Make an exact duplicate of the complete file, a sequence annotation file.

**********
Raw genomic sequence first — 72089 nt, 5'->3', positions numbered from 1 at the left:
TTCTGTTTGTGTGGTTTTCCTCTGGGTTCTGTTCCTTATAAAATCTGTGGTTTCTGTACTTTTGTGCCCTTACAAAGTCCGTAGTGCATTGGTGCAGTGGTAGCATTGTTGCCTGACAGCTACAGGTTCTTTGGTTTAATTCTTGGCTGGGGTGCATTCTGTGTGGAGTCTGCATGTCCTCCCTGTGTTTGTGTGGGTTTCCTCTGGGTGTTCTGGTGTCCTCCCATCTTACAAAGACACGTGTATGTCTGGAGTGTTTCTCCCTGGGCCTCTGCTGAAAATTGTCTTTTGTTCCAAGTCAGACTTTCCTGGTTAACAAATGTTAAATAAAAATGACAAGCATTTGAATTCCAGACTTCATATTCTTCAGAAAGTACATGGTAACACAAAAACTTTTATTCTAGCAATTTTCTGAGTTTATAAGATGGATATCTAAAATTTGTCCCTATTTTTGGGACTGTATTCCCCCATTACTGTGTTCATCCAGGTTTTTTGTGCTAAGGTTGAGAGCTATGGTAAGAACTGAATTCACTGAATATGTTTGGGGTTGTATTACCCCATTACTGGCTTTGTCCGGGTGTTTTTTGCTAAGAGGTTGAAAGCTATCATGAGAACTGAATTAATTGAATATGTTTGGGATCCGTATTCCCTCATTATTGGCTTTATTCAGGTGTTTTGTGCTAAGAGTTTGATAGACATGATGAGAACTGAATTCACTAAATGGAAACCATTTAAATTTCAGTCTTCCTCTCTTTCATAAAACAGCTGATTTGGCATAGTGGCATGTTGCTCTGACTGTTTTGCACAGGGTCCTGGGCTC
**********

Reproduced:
Raw genomic sequence first — 72089 nt, 5'->3', positions numbered from 1 at the left:
TTCTGTTTGTGTGGTTTTCCTCTGGGTTCTGTTCCTTATAAAATCTGTGGTTTCTGTACTTTTGTGCCCTTACAAAGTCCGTAGTGCATTGGTGCAGTGGTAGCATTGTTGCCTGACAGCTACAGGTTCTTTGGTTTAATTCTTGGCTGGGGTGCATTCTGTGTGGAGTCTGCATGTCCTCCCTGTGTTTGTGTGGGTTTCCTCTGGGTGTTCTGGTGTCCTCCCATCTTACAAAGACACGTGTATGTCTGGAGTGTTTCTCCCTGGGCCTCTGCTGAAAATTGTCTTTTGTTCCAAGTCAGACTTTCCTGGTTAACAAATGTTAAATAAAAATGACAAGCATTTGAATTCCAGACTTCATATTCTTCAGAAAGTACATGGTAACACAAAAACTTTTATTCTAGCAATTTTCTGAGTTTATAAGATGGATATCTAAAATTTGTCCCTATTTTTGGGACTGTATTCCCCCATTACTGTGTTCATCCAGGTTTTTTGTGCTAAGGTTGAGAGCTATGGTAAGAACTGAATTCACTGAATATGTTTGGGGTTGTATTACCCCATTACTGGCTTTGTCCGGGTGTTTTTTGCTAAGAGGTTGAAAGCTATCATGAGAACTGAATTAATTGAATATGTTTGGGATCCGTATTCCCTCATTATTGGCTTTATTCAGGTGTTTTGTGCTAAGAGTTTGATAGACATGATGAGAACTGAATTCACTAAATGGAAACCATTTAAATTTCAGTCTTCCTCTCTTTCATAAAACAGCTGATTTGGCATAGTGGCATGTTGCTCTGACTGTTTTGCACAGGGTCCTGGGCTC